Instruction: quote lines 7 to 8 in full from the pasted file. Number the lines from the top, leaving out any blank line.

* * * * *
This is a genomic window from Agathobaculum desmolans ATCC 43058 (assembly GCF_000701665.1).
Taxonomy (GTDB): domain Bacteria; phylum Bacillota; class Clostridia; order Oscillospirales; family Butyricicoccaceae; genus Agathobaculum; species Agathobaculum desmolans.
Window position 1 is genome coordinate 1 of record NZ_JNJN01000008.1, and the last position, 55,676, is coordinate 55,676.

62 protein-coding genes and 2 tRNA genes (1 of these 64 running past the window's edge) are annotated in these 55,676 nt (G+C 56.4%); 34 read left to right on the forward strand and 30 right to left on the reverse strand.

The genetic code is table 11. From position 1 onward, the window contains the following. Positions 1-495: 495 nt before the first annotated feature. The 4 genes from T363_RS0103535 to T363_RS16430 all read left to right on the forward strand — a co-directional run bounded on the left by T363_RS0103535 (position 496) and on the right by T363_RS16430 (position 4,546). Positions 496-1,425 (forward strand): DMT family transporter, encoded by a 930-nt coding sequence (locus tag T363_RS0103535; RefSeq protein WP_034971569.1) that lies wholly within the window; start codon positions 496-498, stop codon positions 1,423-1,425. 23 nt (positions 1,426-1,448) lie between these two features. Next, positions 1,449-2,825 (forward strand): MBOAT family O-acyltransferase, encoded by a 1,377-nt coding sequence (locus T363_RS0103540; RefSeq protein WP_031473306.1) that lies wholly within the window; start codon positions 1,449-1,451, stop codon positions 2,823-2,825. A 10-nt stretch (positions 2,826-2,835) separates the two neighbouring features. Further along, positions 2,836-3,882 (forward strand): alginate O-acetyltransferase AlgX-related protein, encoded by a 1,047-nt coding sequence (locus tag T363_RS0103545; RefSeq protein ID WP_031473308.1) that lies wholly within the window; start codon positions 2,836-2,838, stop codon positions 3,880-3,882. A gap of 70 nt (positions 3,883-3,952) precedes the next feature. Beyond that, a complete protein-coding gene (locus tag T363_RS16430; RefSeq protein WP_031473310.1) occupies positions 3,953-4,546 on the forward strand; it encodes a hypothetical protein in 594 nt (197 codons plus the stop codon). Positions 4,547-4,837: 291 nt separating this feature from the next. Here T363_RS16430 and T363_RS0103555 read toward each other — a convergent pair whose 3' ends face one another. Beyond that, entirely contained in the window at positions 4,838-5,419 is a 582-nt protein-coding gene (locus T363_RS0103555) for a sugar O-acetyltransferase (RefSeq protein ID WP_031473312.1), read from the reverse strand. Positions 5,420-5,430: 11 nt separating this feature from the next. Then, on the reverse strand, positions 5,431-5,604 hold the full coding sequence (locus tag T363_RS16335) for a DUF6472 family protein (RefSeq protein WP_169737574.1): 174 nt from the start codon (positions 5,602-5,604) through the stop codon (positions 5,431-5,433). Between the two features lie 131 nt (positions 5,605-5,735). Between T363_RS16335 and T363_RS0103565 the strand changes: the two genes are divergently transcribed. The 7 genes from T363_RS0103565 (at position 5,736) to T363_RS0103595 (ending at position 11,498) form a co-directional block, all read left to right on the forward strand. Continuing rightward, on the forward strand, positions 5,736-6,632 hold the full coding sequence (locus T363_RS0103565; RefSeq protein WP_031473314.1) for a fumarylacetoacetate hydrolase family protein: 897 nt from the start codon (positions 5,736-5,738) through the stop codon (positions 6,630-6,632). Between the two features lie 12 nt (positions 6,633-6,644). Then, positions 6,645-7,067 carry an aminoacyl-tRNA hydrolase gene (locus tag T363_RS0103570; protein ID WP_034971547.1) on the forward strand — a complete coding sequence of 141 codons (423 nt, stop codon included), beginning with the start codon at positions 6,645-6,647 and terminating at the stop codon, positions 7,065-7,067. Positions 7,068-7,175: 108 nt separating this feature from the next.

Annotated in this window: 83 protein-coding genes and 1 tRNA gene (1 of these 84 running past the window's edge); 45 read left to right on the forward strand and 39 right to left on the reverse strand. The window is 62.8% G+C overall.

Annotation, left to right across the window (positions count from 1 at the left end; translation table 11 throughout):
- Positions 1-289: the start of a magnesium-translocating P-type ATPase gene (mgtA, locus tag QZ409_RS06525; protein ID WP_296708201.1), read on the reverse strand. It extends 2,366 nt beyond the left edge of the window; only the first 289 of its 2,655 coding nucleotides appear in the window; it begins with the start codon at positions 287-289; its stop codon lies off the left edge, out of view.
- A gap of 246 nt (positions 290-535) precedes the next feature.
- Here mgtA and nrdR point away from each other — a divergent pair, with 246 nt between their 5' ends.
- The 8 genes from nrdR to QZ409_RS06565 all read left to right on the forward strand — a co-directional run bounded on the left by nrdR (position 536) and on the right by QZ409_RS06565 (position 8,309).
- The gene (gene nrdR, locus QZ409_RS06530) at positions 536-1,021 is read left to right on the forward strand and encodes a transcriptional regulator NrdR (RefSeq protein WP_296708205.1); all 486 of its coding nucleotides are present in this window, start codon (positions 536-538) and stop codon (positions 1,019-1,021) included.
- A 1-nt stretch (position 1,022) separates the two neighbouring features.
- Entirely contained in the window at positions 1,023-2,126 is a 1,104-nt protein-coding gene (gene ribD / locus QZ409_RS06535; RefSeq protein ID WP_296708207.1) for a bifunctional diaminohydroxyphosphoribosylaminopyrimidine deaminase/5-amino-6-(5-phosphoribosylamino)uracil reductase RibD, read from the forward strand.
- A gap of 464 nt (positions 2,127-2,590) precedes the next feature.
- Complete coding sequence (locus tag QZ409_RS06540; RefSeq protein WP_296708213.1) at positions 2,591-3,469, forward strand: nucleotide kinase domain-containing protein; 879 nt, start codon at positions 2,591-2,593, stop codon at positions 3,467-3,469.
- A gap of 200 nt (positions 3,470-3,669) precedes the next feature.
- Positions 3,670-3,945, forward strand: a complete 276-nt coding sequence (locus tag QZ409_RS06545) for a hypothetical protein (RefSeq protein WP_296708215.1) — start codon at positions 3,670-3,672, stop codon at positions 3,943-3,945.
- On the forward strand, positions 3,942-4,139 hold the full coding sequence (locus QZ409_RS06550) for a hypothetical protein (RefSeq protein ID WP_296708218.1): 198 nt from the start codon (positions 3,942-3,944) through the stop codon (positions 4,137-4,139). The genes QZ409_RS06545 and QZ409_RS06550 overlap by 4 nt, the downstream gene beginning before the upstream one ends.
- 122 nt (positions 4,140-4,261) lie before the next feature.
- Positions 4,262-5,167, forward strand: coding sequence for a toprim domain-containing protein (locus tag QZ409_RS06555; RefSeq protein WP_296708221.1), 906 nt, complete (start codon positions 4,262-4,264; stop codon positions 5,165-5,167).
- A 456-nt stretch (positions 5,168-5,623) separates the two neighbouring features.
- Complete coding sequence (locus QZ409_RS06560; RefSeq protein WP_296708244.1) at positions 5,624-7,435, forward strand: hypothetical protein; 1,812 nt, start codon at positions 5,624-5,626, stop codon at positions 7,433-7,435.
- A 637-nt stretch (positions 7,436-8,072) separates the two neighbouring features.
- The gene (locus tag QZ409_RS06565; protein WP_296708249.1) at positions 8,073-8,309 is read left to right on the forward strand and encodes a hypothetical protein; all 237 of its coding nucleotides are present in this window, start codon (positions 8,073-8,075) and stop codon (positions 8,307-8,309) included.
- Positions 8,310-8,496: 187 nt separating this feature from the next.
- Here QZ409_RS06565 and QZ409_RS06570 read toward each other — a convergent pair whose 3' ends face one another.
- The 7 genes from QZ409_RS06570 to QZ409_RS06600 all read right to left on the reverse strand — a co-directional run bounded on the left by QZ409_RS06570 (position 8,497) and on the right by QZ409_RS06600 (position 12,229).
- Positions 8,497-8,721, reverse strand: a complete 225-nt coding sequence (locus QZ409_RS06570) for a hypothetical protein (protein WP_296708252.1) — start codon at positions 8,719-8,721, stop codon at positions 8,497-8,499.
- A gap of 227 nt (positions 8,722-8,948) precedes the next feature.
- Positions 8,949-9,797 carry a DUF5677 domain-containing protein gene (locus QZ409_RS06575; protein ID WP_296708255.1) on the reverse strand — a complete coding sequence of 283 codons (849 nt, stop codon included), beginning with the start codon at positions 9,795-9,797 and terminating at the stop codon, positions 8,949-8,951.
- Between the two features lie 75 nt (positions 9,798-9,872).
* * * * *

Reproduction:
Annotation, left to right across the window (positions count from 1 at the left end; translation table 11 throughout):
- Positions 1-289: the start of a magnesium-translocating P-type ATPase gene (mgtA, locus tag QZ409_RS06525; protein ID WP_296708201.1), read on the reverse strand. It extends 2,366 nt beyond the left edge of the window; only the first 289 of its 2,655 coding nucleotides appear in the window; it begins with the start codon at positions 287-289; its stop codon lies off the left edge, out of view.